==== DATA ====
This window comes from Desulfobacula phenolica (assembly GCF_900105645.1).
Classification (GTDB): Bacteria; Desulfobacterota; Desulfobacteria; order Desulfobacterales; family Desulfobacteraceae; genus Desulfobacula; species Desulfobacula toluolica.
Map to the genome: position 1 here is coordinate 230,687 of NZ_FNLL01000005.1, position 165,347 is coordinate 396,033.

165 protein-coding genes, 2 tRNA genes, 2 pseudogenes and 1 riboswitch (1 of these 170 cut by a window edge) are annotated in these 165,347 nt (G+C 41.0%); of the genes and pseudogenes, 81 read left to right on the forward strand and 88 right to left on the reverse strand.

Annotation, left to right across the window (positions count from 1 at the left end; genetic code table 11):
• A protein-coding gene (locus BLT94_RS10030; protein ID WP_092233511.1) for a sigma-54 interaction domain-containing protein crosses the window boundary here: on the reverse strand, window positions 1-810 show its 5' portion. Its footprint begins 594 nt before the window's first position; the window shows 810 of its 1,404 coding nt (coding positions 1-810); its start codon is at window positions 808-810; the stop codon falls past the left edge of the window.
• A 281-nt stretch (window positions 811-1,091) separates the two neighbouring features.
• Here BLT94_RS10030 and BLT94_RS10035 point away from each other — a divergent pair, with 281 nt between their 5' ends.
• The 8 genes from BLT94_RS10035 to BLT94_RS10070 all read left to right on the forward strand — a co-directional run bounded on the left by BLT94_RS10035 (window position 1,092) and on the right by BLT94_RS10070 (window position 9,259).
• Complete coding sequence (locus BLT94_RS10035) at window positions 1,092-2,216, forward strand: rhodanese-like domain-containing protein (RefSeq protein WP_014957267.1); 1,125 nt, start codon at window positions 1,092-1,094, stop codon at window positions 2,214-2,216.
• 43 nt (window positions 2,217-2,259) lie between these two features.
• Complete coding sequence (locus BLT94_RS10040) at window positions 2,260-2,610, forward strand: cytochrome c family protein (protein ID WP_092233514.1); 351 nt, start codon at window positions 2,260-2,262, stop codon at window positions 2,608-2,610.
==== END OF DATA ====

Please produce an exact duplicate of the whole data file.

This window comes from Desulfobacula phenolica (assembly GCF_900105645.1).
Classification (GTDB): Bacteria; Desulfobacterota; Desulfobacteria; order Desulfobacterales; family Desulfobacteraceae; genus Desulfobacula; species Desulfobacula toluolica.
Map to the genome: position 1 here is coordinate 230,687 of NZ_FNLL01000005.1, position 165,347 is coordinate 396,033.

165 protein-coding genes, 2 tRNA genes, 2 pseudogenes and 1 riboswitch (1 of these 170 cut by a window edge) are annotated in these 165,347 nt (G+C 41.0%); of the genes and pseudogenes, 81 read left to right on the forward strand and 88 right to left on the reverse strand.

Annotation, left to right across the window (positions count from 1 at the left end; genetic code table 11):
• A protein-coding gene (locus BLT94_RS10030; protein ID WP_092233511.1) for a sigma-54 interaction domain-containing protein crosses the window boundary here: on the reverse strand, window positions 1-810 show its 5' portion. Its footprint begins 594 nt before the window's first position; the window shows 810 of its 1,404 coding nt (coding positions 1-810); its start codon is at window positions 808-810; the stop codon falls past the left edge of the window.
• A 281-nt stretch (window positions 811-1,091) separates the two neighbouring features.
• Here BLT94_RS10030 and BLT94_RS10035 point away from each other — a divergent pair, with 281 nt between their 5' ends.
• The 8 genes from BLT94_RS10035 to BLT94_RS10070 all read left to right on the forward strand — a co-directional run bounded on the left by BLT94_RS10035 (window position 1,092) and on the right by BLT94_RS10070 (window position 9,259).
• Complete coding sequence (locus BLT94_RS10035) at window positions 1,092-2,216, forward strand: rhodanese-like domain-containing protein (RefSeq protein WP_014957267.1); 1,125 nt, start codon at window positions 1,092-1,094, stop codon at window positions 2,214-2,216.
• 43 nt (window positions 2,217-2,259) lie between these two features.
• Complete coding sequence (locus BLT94_RS10040) at window positions 2,260-2,610, forward strand: cytochrome c family protein (protein ID WP_092233514.1); 351 nt, start codon at window positions 2,260-2,262, stop codon at window positions 2,608-2,610.